NewsCovering Kentucky


After school choice bill passes, 120Strong vows to continue fighting for public education

Posted at 7:41 PM, Mar 17, 2021
and last updated 2021-03-17 19:41:43-04

FRANKFORT, Ky. (LEX 18) — School choice parents got what they wanted from Kentucky's General Assembly this year.

House Bill 563 - the school choice measure - narrowly passed through the legislature. The bill allows for education opportunity accounts. In simpler terms, it's a tax-credit scholarship fund that will be used to allow kids to go to schools other than their local public school.

And in several counties, like Fayette and ones with populations of more than 90,000 people, the money can be used to pay for private school tuition.

"It's just about fairness," said Andrew Vandiver with EdChoice Kentucky. "Trying to make sure that low to middle-income families have the same choice and opportunities that upper-income families have."

School choice parents say this allows them to choose the school best for their children.

"My children did great in public school but her experience in private school was so amazing," said Desirae Caudill, a school choice parent. "And to be able to have that choice for our kids just means so much."

"Home school isn't for every child. Private school isn't for every child. Public school isn't for every child," said Akia McNeary Sullivan, another school choice parent. "That's why we as parents need options so we can find the right school that fits our kids' needs."

So, school choice advocates are happy. But those in public education are feeling differently about this bill.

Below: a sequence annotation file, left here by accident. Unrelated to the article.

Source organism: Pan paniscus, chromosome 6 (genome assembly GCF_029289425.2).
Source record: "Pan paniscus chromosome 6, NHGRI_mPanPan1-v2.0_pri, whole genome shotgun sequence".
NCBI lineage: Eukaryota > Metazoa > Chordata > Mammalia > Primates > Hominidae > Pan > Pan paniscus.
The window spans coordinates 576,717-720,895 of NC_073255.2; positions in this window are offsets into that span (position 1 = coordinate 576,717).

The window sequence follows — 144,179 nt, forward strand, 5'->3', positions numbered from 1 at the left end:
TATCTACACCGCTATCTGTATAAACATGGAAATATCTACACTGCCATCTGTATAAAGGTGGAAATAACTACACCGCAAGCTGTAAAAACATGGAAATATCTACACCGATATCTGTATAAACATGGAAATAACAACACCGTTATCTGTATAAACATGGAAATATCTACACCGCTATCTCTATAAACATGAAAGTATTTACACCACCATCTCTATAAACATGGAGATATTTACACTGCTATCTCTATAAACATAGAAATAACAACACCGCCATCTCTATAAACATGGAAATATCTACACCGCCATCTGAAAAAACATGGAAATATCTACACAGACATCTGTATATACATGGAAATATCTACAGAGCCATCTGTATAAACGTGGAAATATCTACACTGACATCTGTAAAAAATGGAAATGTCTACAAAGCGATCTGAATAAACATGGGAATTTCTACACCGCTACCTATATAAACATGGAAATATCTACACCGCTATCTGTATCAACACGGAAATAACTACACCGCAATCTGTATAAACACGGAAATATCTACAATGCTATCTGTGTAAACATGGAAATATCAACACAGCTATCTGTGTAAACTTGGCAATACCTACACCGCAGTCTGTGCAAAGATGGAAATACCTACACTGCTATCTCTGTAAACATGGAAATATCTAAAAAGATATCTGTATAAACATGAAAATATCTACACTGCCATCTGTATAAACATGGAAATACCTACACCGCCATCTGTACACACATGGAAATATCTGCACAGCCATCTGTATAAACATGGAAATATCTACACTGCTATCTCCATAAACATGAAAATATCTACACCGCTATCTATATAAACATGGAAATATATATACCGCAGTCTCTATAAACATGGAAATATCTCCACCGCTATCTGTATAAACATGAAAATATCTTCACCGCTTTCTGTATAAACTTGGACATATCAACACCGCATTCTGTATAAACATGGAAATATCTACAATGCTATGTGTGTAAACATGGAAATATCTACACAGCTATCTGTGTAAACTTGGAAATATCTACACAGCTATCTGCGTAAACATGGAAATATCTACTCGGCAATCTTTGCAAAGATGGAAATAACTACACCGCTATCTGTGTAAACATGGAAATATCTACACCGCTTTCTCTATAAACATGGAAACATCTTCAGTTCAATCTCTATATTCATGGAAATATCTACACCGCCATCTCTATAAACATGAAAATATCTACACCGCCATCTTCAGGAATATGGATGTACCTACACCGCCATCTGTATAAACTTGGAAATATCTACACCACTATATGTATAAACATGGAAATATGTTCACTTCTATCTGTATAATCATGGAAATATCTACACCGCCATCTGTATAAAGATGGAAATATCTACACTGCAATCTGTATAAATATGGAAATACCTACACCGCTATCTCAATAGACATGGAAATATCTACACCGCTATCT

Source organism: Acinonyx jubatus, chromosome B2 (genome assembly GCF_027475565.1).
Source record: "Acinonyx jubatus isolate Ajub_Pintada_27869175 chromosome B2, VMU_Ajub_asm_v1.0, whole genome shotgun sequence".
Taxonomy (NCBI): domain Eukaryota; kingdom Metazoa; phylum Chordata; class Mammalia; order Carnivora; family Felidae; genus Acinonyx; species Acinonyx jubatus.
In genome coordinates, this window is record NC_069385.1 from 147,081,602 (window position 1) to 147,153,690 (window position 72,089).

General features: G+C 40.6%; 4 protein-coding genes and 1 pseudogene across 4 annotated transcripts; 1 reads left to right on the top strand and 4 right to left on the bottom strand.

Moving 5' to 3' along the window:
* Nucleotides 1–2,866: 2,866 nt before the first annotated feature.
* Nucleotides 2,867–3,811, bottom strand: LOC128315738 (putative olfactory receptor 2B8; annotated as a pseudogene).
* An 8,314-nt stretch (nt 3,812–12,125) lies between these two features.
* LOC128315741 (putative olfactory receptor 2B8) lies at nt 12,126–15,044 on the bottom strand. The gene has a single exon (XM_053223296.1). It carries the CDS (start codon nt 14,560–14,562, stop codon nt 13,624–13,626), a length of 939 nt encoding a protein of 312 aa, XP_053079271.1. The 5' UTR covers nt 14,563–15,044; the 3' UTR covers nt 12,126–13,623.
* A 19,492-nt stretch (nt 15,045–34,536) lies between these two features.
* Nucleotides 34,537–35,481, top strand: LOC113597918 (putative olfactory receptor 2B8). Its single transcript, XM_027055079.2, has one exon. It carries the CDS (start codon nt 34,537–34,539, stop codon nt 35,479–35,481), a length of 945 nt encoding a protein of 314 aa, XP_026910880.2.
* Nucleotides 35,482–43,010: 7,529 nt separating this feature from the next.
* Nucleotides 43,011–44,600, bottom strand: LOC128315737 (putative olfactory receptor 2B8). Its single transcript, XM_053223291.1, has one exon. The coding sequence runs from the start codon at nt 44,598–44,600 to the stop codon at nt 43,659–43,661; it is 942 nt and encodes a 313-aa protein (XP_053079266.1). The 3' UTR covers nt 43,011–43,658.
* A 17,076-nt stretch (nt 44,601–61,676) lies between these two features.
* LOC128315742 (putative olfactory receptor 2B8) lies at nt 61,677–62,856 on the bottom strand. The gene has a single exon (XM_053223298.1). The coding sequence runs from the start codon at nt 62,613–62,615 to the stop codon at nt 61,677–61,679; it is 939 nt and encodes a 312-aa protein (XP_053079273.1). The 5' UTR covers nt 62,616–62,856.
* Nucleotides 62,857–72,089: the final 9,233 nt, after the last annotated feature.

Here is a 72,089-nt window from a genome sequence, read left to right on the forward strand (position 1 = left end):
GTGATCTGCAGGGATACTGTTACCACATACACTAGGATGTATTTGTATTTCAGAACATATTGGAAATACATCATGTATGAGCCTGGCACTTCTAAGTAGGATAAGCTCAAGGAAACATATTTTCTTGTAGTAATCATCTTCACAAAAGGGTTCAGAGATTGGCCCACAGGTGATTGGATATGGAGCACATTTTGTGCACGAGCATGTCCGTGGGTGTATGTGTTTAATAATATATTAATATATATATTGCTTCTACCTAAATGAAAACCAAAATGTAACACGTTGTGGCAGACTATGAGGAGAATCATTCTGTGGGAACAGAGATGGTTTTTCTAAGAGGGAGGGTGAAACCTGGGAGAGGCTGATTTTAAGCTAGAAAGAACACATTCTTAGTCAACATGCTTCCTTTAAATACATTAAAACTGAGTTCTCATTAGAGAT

"So-called “education opportunity accounts” are just another term for private-school vouchers," said KEA President Eddie Campbell. "This is another example of legislators sneaking in an unpopular issue disguised as something else, just like the infamous ‘sewer’ bill in 2018."

"It almost feels like a kick in the gut," said Jeni Ward Bolander, a teacher and member of 120Strong.

"I have nothing against private schools. My mother went to a Catholic school. I have no problem with those whatsoever. I do have a big problem when you use public money and put that into private schools without the oversight, without seeing if they're using it effectively," said Bolander. "We have to adhere to a lot of standards because we are entrusted with the public's money to educate the public. And these schools don't have the same things. I'm not saying they're bad. I'm not saying they're awful. I do say I disagree with using public monies in private schools."

And the way this bill passed really upsets public education supporters. Normally, they've rallied and fought back in-person against bills like this, but because of COVID-19 protocols, they weren't allowed in the Capitol this year.

Public education supporters also feel deceived. The bill was presented as a measure to open borders for public schools, but it ended up being changed a lot.

"We will be back," said Bolander. "We're not done advocating. And we've done everything we've been able to do - short of passenger pigeons and flares up in the air - to get attention this year. But we're definitely going to be back. We're not done fighting for public education."